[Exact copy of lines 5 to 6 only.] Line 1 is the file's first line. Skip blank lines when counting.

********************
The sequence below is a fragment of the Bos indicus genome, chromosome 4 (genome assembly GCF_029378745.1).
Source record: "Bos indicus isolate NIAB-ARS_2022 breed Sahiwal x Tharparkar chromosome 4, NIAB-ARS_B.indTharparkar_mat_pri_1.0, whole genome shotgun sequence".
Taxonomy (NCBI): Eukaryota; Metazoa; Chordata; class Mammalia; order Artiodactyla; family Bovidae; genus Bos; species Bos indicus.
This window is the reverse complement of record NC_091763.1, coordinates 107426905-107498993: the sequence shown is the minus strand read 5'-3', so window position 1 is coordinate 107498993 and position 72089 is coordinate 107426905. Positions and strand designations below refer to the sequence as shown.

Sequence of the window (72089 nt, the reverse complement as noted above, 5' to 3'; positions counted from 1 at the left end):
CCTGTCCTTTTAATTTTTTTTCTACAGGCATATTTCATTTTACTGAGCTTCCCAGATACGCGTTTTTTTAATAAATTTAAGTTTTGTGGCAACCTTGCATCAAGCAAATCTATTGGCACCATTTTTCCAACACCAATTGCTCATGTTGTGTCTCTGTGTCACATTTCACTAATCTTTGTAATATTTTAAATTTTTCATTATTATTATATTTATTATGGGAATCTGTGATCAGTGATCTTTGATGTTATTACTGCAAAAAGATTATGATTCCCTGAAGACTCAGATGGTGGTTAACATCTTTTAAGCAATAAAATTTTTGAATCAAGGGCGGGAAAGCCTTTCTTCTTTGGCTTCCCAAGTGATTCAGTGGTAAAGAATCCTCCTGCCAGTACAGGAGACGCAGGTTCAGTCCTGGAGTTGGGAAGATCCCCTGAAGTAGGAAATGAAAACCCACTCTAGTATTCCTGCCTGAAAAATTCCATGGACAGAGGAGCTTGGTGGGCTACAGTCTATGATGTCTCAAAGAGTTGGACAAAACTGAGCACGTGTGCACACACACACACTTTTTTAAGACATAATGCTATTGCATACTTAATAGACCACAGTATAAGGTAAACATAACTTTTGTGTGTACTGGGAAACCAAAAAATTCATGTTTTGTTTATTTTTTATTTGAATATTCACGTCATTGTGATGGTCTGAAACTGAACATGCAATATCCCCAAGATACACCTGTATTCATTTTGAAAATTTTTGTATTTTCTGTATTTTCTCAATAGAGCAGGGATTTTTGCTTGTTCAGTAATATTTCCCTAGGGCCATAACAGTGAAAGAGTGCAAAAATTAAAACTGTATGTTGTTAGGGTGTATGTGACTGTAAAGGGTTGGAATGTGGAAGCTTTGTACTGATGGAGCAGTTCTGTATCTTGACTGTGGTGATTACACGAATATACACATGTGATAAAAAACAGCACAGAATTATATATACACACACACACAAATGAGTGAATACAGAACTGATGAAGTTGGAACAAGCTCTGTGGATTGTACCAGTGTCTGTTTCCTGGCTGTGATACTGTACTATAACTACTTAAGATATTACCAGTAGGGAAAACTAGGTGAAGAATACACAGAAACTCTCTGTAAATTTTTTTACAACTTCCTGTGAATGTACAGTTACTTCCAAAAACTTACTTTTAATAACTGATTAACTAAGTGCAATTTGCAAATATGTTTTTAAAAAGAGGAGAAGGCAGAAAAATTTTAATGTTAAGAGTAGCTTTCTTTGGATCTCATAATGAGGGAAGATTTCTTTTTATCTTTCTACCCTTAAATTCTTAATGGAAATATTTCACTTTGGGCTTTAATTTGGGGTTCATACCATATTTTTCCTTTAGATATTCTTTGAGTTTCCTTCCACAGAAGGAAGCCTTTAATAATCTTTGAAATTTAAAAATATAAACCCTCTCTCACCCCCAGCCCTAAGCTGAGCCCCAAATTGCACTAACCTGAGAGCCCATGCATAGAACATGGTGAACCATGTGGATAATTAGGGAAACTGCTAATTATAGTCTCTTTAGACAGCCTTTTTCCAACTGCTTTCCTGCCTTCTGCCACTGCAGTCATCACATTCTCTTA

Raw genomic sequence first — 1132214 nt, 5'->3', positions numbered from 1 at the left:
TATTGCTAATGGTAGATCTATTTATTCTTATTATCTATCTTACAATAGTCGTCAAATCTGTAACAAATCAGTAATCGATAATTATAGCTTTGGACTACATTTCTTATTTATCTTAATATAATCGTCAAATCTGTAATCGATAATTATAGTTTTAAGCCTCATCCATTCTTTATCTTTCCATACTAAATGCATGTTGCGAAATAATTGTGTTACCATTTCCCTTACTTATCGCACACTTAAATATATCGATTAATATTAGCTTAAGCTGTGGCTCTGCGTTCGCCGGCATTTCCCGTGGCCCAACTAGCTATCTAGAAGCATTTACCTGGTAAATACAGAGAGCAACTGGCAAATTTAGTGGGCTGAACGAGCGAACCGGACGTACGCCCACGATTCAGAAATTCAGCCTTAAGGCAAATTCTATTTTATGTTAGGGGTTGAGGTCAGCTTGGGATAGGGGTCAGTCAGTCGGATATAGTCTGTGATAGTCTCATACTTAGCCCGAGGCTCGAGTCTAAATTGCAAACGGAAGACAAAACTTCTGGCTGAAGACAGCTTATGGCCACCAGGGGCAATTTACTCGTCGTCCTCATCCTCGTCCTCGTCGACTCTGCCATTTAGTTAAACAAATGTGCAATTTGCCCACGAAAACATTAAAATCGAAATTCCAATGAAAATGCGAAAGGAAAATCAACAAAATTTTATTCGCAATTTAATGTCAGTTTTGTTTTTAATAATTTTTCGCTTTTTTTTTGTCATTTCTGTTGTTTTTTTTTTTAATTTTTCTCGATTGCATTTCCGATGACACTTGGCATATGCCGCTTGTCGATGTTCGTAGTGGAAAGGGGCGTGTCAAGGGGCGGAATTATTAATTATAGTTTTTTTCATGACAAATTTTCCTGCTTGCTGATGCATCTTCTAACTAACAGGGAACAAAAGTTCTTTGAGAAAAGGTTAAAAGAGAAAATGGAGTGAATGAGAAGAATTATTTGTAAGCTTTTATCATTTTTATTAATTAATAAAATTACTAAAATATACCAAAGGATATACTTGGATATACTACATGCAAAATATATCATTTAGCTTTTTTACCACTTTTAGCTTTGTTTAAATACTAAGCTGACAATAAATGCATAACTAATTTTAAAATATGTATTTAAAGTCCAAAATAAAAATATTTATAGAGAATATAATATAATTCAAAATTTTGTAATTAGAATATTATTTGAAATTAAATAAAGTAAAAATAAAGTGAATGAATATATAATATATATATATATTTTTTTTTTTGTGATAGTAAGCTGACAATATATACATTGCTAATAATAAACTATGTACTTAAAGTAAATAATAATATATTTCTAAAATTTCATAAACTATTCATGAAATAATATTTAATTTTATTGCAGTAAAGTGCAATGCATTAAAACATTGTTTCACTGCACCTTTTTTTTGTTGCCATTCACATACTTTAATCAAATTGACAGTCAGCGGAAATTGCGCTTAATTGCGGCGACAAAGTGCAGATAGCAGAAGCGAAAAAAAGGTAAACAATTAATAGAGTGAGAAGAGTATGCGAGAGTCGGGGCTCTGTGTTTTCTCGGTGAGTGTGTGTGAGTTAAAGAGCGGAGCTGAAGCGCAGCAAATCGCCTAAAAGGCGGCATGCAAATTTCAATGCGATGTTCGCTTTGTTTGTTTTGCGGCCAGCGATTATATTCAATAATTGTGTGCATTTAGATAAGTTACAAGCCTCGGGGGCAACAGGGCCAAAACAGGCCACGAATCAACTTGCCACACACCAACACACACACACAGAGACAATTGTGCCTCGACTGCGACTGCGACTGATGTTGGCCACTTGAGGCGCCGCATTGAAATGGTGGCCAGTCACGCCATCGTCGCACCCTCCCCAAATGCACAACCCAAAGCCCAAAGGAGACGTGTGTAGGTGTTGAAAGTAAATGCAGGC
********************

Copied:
Sequence of the window (72089 nt, the reverse complement as noted above, 5' to 3'; positions counted from 1 at the left end):
CCTGTCCTTTTAATTTTTTTTCTACAGGCATATTTCATTTTACTGAGCTTCCCAGATACGCGTTTTTTTAATAAATTTAAGTTTTGTGGCAACCTTGCATCAAGCAAATCTATTGGCACCATTTTTCCAACACCAATTGCTCATGTTGTGTCTCTGTGTCACATTTCACTAATCTTTGTAATATTTTAAATTTTTCATTATTATTATATTTATTATGGGAATCTGTGATCAGTGATCTTTGATGTTATTACTGCAAAAAGATTATGATTCCCTGAAGACTCAGATGGTGGTTAACATCTTTTAAGCAATAAAATTTTTGAATCAAGGGCGGGAAAGCCTTTCTTCTTTGGCTTCCCAAGTGATTCAGTGGTAAAGAATCCTCCTGCCAGTACAGGAGACGCAGGTTCAGTCCTGGAGTTGGGAAGATCCCCTGAAGTAGGAAATGAAAACCCACTCTAGTATTCCTGCCTGAAAAATTCCATGGACAGAGGAGCTTGGTGGGCTACAGTCTATGATGTCTCAAAGAGTTGGACAAAACTGAGCACGTGTGCACACACACACACTTTTTTAAGACATAATGCTATTGCATACTTAATAGACCACAGTATAAGGTAAACATAACTTTTGTGTGTACTGGGAAACCAAAAAATTCATGTTTTGTTTATTTTTTATTTGAATATTCACGTCATTGTGATGGTCTGAAACTGAACATGCAATATCCCCAAGATACACCTGTATTCATTTTGAAAATTTTTGTATTTTCTGTATTTTCTCAATAGAGCAGGGATTTTTGCTTGTTCAGTAATATTTCCCTAGGGCCATAACAGTGAAAGAGTGCAAAAATTAAAACTGTATGTTGTTAGGGTGTATGTGACTGTAAAGGGTTGGAATGTGGAAGCTTTGTACTGATGGAGCAGTTCTGTATCTTGACTGTGGTGATTACACGAATATACACATGTGATAAAAAACAGCACAGAATTATATATACACACACACACAAATGAGTGAATACAGAACTGATGAAGTTGGAACAAGCTCTGTGGATTGTACCAGTGTCTGTTTCCTGGCTGTGATACTGTACTATAACTACTTAAGATATTACCAGTAGGGAAAACTAGGTGAAGAATACACAGAAACTCTCTGTAAATTTTTTTACAACTTCCTGTGAATGTACAGTTACTTCCAAAAACTTACTTTTAATAACTGATTAACTAAGTGCAATTTGCAAATATGTTTTTAAAAAGAGGAGAAGGCAGAAAAATTTTAATGTTAAGAGTAGCTTTCTTTGGATCTCATAATGAGGGAAGATTTCTTTTTATCTTTCTACCCTTAAATTCTTAATGGAAATATTTCACTTTGGGCTTTAATTTGGGGTTCATACCATATTTTTCCTTTAGATATTCTTTGAGTTTCCTTCCACAGAAGGAAGCCTTTAATAATCTTTGAAATTTAAAAATATAAACCCTCTCTCACCCCCAGCCCTAAGCTGAGCCCCAAATTGCACTAACCTGAGAGCCCATGCATAGAACATGGTGAACCATGTGGATAATTAGGGAAACTGCTAATTATAGTCTCTTTAGACAGCCTTTTTCCAACTGCTTTCCTGCCTTCTGCCACTGCAGTCATCACATTCTCTTA